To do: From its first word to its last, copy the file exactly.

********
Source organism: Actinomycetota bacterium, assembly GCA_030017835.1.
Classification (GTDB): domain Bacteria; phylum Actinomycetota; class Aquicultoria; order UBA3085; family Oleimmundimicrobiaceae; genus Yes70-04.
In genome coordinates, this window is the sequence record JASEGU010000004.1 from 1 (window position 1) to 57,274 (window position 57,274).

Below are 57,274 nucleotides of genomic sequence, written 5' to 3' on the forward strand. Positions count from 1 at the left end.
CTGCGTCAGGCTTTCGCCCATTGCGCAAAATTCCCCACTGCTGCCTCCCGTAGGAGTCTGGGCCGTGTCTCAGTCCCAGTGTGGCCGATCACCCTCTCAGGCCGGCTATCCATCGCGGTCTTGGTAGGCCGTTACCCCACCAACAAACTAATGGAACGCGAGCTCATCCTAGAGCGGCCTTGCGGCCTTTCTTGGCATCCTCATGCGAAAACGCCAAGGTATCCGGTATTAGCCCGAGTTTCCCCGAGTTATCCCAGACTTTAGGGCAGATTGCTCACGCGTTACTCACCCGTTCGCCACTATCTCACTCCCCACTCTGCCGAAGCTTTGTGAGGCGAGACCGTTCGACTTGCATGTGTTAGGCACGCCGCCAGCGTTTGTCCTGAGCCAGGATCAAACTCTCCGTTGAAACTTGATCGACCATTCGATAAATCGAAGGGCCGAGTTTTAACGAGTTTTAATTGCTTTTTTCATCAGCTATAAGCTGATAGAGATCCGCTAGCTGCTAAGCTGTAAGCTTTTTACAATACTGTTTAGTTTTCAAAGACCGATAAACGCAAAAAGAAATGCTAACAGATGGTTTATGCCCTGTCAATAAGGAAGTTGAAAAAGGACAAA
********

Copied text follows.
Source organism: Actinomycetota bacterium, assembly GCA_030017835.1.
Classification (GTDB): domain Bacteria; phylum Actinomycetota; class Aquicultoria; order UBA3085; family Oleimmundimicrobiaceae; genus Yes70-04.
In genome coordinates, this window is the sequence record JASEGU010000004.1 from 1 (window position 1) to 57,274 (window position 57,274).

Below are 57,274 nucleotides of genomic sequence, written 5' to 3' on the forward strand. Positions count from 1 at the left end.
CTGCGTCAGGCTTTCGCCCATTGCGCAAAATTCCCCACTGCTGCCTCCCGTAGGAGTCTGGGCCGTGTCTCAGTCCCAGTGTGGCCGATCACCCTCTCAGGCCGGCTATCCATCGCGGTCTTGGTAGGCCGTTACCCCACCAACAAACTAATGGAACGCGAGCTCATCCTAGAGCGGCCTTGCGGCCTTTCTTGGCATCCTCATGCGAAAACGCCAAGGTATCCGGTATTAGCCCGAGTTTCCCCGAGTTATCCCAGACTTTAGGGCAGATTGCTCACGCGTTACTCACCCGTTCGCCACTATCTCACTCCCCACTCTGCCGAAGCTTTGTGAGGCGAGACCGTTCGACTTGCATGTGTTAGGCACGCCGCCAGCGTTTGTCCTGAGCCAGGATCAAACTCTCCGTTGAAACTTGATCGACCATTCGATAAATCGAAGGGCCGAGTTTTAACGAGTTTTAATTGCTTTTTTCATCAGCTATAAGCTGATAGAGATCCGCTAGCTGCTAAGCTGTAAGCTTTTTACAATACTGTTTAGTTTTCAAAGACCGATAAACGCAAAAAGAAATGCTAACAGATGGTTTATGCCCTGTCAATAAGGAAGTTGAAAAAGGACAAA